The first readjustment concerned the destination itself, a secluded cottage just off the A9, three-quarters of an hour's drive north of Perth. It's at the geographical centre of Scotland, so beaches are in short supply - and cocktails are definitely out of the question (our local pub was five miles away and didn't look the sort of place that majored in banana daiquiris). The weather, too, is less reliable than that of the Caribbean.

On the plus side, though, Perthshire isn't a toddler-traumatising long-haul flight away - and it's terrific walking country, with splendid views of mountain, waterfall and wooded glen. What's more, the drive up the A9 carves through some of the best views from any road in Britain, although these are best appreciated - and here I speak from experience - minus the smell of baby sick.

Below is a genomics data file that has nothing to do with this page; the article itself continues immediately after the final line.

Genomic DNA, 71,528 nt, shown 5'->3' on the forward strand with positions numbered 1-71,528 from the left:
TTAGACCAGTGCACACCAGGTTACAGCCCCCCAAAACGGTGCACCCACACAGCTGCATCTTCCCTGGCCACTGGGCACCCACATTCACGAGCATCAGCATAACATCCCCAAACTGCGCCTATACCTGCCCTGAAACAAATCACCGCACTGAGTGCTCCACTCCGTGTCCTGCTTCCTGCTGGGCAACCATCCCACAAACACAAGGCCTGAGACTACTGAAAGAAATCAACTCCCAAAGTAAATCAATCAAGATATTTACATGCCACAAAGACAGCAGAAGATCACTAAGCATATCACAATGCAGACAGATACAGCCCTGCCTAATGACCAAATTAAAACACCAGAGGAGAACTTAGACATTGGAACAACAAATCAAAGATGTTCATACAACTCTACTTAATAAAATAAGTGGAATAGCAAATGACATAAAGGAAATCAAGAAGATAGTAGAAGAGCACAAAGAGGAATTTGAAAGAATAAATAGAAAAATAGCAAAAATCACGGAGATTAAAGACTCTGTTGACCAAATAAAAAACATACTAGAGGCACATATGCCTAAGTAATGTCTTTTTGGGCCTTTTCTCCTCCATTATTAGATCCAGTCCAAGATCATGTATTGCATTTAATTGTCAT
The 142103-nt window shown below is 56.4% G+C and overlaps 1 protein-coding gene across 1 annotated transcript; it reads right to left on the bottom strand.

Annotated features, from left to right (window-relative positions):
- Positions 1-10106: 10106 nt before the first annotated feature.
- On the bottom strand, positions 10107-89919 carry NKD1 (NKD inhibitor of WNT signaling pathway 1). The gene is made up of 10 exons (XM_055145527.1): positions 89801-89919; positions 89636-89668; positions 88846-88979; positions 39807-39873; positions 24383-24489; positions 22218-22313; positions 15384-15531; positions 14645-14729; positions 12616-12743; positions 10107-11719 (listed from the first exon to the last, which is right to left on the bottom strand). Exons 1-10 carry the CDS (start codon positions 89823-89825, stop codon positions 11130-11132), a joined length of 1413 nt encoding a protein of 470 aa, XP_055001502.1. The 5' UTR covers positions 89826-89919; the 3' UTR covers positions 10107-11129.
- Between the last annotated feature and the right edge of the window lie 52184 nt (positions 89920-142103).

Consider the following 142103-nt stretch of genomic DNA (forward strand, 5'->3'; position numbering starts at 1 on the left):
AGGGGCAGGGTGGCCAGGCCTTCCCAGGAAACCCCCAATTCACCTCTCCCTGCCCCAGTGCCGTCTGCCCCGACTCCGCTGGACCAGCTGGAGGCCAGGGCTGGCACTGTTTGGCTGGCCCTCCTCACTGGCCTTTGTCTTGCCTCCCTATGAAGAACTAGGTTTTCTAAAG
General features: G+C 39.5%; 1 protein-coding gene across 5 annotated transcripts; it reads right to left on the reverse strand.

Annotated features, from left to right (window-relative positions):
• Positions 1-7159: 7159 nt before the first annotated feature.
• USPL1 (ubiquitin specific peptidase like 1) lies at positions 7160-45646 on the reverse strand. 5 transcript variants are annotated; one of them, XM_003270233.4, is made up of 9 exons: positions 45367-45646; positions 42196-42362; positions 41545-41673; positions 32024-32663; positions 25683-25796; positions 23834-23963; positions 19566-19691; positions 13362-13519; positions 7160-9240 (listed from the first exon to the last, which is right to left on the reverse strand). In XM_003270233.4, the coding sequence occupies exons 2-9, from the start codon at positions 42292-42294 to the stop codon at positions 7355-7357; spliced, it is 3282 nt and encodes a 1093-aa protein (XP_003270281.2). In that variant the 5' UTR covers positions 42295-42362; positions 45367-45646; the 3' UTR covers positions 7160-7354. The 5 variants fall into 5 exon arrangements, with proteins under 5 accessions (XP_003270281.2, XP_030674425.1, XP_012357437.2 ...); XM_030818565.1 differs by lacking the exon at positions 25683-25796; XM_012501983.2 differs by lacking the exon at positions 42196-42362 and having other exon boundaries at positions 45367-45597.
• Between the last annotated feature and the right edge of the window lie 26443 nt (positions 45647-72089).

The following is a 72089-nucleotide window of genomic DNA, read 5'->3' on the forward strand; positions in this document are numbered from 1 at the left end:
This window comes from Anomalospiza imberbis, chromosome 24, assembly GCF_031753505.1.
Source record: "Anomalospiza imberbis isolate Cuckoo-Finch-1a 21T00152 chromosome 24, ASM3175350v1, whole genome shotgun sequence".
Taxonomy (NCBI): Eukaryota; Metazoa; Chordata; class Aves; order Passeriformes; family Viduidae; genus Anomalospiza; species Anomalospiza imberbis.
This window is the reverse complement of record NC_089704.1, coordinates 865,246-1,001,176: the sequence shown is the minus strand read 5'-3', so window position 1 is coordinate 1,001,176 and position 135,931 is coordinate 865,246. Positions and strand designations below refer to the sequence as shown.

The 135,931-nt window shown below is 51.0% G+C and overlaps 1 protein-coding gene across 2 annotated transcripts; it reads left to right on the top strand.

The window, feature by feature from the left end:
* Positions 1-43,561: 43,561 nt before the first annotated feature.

We soon discovered that adventures with toddlers require regular rethinks. Our plan had been to load the kids into baby backpacks while we tramped around the countryside, allowing us to have an adult hiking holiday and them to get their first eyeful of grass. However, poised at the start of a likely uphill trek near the grey heft of the hydroelectric dam at Glen Errochty, we immediately came unstuck. While one of our charges would consent to riding pillion, the other flew into a rage and insisted on using his own rather short legs. Muesli bars and extra juice were offered as bribes, but it was no use: our walking range was now limited by his stamina (two hours maximum, including regular breaks to listen out for "sleeping bears"). Fortunately, if you downsize your expectations, you leave yourself with the capacity to be surprised.